That post and others hit a nerve. Within weeks his social media followers grew from about 100 to six digits. A voice like Burioni’s—that of an expert who sees no reason to mince words or suffer fools—was evidently what many Italians were looking for.

As in many Western nations, concern about vaccines had surged in Italy in the late 1990s after U.K. doctor Andrew Wakefield published his now notorious study in The Lancet linking autism to the measles, mumps, and rubella (MMR) vaccine. The study was later shown to be fraudulent, and Wakefield lost his medical license. But that didn’t stop him from continuing to proselytize against vaccines or prevent vaccine opponents from embracing his study.

The Italian government insisted vaccines were safe, but a series of medical scandals had damaged its credibility. The most recent involved an experimental treatment called Stamina therapy, developed by an entrepreneur who claimed to be able to regenerate nerves from stem cells and cure conditions such as Parkinson’s disease and muscular dystrophy. The inventor, Davide Vannoni, received huge fees from desperate patients, despite having produced no clinical studies or peer-reviewed papers. Scientist denounced the treatment, and the Italian Medicines Agency ruled it unsafe. But the Italian Senate, bowing to public opinion, permitted doctors and hospitals to administer it and funded a nearly $4 million clinical trial that was never completed.

Setback and recovery

After rising for years, measles vaccination rates in Italy fell until 2015 because of unfounded safety concerns, abetted by some government and court actions; measles cases spiked. Public education and a 2017 law have boosted rates since then.
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Stamina therapy was finally outlawed in 2014, and Vannoni received a 22-month suspended sentence for fraud. (He died in December 2019.) Later, it was revealed that Italy’s current prime minister, attorney Giuseppe Conte, won a court case in 2013 that allowed Stamina therapy to be given to a girl suffering from an incurable neurological condition. The child later died.

Courts in Italy have compounded the problem. Local judges often lack scientific expertise and are allowed pick their own consultants on technical matters. In one egregious case in 2012, a judge in Rimini relied on Wakefield’s discredited research to award the family of an autistic boy more than $200,000 from the government, on the grounds that the measles vaccine distributed by the national health service caused his condition. News of the decision spread on the internet like a contagion, igniting false beliefs and conspiracy theories. “The year 2012 was identified as the breaking point in the public’s confidence in vaccination in Italy,” researchers at the University of Pisa wrote in a study of the web’s effect on vaccinations. An appeals court reversed that judge’s decision in 2015, but the damage was done.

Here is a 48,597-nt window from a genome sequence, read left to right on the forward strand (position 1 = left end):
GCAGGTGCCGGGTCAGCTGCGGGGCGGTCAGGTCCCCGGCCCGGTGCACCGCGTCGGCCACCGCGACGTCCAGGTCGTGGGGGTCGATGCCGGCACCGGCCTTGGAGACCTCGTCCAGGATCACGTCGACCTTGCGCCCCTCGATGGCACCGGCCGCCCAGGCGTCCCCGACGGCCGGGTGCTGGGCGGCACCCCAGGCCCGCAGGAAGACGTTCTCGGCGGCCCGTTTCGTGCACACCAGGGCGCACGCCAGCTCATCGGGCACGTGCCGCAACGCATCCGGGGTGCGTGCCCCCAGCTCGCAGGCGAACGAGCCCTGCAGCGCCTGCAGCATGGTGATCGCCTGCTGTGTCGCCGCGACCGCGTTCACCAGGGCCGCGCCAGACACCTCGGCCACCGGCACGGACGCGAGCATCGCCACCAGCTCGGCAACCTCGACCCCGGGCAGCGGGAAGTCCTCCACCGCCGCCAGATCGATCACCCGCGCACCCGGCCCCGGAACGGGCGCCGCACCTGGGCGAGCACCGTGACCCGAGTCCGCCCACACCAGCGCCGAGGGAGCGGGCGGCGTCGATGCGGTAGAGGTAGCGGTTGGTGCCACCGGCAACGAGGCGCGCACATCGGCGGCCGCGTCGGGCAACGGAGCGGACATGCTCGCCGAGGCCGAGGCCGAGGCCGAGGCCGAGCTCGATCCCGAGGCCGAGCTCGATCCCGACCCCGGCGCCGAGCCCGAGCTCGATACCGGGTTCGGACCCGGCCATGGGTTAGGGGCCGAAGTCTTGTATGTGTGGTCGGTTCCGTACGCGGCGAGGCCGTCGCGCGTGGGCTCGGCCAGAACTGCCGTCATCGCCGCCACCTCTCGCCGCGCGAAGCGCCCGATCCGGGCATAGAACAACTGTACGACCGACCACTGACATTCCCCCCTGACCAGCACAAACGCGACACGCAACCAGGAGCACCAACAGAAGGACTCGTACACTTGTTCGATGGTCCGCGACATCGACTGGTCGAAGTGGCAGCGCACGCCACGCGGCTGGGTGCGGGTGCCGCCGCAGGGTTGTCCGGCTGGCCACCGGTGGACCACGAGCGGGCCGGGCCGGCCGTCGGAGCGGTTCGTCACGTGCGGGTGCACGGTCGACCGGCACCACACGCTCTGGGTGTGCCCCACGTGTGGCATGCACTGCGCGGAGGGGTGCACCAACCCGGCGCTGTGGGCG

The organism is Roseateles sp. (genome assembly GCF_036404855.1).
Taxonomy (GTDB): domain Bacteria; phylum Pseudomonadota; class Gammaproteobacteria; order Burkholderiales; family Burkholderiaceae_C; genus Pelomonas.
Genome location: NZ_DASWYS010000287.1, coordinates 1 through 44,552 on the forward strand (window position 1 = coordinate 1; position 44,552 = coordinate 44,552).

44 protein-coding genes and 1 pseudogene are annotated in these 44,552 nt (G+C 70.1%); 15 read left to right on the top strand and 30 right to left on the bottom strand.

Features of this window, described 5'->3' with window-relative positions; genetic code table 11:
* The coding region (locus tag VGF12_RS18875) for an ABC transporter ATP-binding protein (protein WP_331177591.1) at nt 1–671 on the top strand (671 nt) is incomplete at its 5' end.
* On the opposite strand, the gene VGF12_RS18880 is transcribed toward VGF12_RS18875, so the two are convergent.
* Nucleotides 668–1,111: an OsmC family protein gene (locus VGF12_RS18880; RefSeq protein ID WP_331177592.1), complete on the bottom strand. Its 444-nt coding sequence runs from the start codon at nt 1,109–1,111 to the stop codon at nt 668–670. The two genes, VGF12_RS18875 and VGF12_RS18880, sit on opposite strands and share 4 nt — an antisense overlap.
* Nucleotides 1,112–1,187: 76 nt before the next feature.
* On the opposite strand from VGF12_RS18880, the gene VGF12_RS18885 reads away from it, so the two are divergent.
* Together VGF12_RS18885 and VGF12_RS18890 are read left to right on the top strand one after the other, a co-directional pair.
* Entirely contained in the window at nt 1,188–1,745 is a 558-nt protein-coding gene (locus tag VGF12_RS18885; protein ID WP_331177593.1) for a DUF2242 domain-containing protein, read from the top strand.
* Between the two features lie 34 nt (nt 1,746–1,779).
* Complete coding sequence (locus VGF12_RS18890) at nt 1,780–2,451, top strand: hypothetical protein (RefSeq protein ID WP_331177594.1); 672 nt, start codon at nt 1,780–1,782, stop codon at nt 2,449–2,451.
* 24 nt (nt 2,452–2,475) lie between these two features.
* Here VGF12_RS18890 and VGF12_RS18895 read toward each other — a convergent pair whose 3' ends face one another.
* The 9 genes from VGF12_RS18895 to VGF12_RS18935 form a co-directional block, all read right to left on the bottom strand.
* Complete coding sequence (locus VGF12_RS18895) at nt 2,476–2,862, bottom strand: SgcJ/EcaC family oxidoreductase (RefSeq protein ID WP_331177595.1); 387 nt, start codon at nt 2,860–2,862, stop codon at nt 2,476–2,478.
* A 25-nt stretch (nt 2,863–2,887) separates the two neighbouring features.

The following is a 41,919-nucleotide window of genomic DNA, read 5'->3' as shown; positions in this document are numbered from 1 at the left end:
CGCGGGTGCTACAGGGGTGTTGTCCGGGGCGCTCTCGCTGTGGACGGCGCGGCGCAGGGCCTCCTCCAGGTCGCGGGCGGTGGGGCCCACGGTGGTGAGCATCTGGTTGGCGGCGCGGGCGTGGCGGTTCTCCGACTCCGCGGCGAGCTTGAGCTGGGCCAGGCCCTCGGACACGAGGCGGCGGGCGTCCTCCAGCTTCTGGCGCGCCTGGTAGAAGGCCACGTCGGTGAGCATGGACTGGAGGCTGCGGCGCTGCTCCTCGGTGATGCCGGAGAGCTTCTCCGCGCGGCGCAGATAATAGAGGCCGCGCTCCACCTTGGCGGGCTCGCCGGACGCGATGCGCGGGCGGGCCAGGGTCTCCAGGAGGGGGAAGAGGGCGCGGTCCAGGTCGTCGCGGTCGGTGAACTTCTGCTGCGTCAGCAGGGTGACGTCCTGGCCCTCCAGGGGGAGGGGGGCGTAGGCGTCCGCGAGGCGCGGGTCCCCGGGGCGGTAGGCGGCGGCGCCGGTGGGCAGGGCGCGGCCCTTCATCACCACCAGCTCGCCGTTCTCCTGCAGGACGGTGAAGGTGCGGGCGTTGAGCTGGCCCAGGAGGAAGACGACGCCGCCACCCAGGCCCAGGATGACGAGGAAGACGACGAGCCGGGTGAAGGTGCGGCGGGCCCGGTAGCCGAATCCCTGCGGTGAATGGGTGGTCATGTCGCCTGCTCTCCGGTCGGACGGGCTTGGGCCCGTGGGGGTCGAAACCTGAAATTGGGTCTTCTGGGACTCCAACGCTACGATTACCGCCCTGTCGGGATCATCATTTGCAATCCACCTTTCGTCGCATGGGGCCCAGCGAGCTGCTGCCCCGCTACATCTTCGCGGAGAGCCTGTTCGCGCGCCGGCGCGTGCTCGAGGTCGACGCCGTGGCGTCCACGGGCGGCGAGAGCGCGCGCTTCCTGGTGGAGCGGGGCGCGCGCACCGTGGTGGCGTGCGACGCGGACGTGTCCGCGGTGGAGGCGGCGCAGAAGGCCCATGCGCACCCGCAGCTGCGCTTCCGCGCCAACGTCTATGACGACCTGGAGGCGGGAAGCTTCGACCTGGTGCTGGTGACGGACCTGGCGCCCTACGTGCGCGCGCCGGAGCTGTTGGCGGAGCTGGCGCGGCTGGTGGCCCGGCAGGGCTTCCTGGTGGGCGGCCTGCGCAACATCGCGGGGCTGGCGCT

Antivaccination sentiment infected not only the courts, but also entertainment and politics. In the late 1990s, for example, a comedian named Beppe Grillo had become famous in Italy for denouncing vaccination. Ten years ago, he co-founded the Five Star Movement, a libertarian political party that became a dominant member of Italy’s ruling coalition and embraced antiscience positions.

Vaccination rates, which had been climbing since the 1990s, started to slide. Uptake of the MMR vaccine declined from a peak of nearly 94% in 2010 to just over 85% in 2015—one of the lowest rates in Europe, and well below the 95% needed for herd immunity. Almost in lockstep, the nation’s measles rate climbed to the second highest in Europe, after Romania’s.

That was the situation Burioni waded into when he made his appearance on Italian TV. He’d never been on TV before, and when the network called he assumed he’d be speaking to other medical experts. He was shocked to find that he’d be sharing the broadcast with two people who knew nothing about vaccines. Hence his curt reply, and the public’s enthusiastic response.

As he saw it, a door had opened and he had to walk through it. The public seemed hungry for straight talk from an expert, and he obliged. “I realized that the language of social media needs to be different than the language used in conferences, with colleagues or even with patients,” he says, “so I tried to use not a single difficult word.” He turned instead to concrete, nonmedical metaphors in his Facebook and Twitter postings. “Does an aircraft engineer take a vote among the passengers as to how many wheels to put on an airplane?” he asked. “No—the engineer is the expert, he’s trained for this job, and it’s his job to decide.”